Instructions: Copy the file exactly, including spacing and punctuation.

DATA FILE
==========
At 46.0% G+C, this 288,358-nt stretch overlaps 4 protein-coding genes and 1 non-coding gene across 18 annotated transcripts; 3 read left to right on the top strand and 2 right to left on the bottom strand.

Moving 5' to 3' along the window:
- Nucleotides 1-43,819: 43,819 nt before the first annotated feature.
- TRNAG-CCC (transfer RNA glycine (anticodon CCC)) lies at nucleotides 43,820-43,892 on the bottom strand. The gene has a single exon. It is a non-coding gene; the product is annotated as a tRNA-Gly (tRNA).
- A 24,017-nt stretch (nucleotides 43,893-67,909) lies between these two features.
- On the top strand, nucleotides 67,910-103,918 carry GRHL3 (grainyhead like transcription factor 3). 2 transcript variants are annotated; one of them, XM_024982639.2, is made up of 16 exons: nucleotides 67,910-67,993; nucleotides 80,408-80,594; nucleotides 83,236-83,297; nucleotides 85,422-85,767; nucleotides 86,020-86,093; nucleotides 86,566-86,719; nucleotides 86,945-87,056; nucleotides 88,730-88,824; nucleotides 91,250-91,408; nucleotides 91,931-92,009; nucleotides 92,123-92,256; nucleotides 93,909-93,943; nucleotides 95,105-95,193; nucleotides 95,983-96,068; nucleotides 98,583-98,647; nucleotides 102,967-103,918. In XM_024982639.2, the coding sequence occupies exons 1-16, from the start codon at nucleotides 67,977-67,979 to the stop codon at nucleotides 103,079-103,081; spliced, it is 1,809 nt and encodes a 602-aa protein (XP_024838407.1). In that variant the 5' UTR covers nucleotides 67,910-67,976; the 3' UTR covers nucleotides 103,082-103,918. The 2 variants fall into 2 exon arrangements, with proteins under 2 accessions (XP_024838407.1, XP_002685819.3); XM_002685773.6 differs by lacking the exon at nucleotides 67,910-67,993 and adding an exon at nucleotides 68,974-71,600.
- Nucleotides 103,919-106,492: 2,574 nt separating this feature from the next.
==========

At 46.0% G+C, this 288,358-nt stretch overlaps 4 protein-coding genes and 1 non-coding gene across 18 annotated transcripts; 3 read left to right on the top strand and 2 right to left on the bottom strand.

Moving 5' to 3' along the window:
- Nucleotides 1-43,819: 43,819 nt before the first annotated feature.
- TRNAG-CCC (transfer RNA glycine (anticodon CCC)) lies at nucleotides 43,820-43,892 on the bottom strand. The gene has a single exon. It is a non-coding gene; the product is annotated as a tRNA-Gly (tRNA).
- A 24,017-nt stretch (nucleotides 43,893-67,909) lies between these two features.
- On the top strand, nucleotides 67,910-103,918 carry GRHL3 (grainyhead like transcription factor 3). 2 transcript variants are annotated; one of them, XM_024982639.2, is made up of 16 exons: nucleotides 67,910-67,993; nucleotides 80,408-80,594; nucleotides 83,236-83,297; nucleotides 85,422-85,767; nucleotides 86,020-86,093; nucleotides 86,566-86,719; nucleotides 86,945-87,056; nucleotides 88,730-88,824; nucleotides 91,250-91,408; nucleotides 91,931-92,009; nucleotides 92,123-92,256; nucleotides 93,909-93,943; nucleotides 95,105-95,193; nucleotides 95,983-96,068; nucleotides 98,583-98,647; nucleotides 102,967-103,918. In XM_024982639.2, the coding sequence occupies exons 1-16, from the start codon at nucleotides 67,977-67,979 to the stop codon at nucleotides 103,079-103,081; spliced, it is 1,809 nt and encodes a 602-aa protein (XP_024838407.1). In that variant the 5' UTR covers nucleotides 67,910-67,976; the 3' UTR covers nucleotides 103,082-103,918. The 2 variants fall into 2 exon arrangements, with proteins under 2 accessions (XP_024838407.1, XP_002685819.3); XM_002685773.6 differs by lacking the exon at nucleotides 67,910-67,993 and adding an exon at nucleotides 68,974-71,600.
- Nucleotides 103,919-106,492: 2,574 nt separating this feature from the next.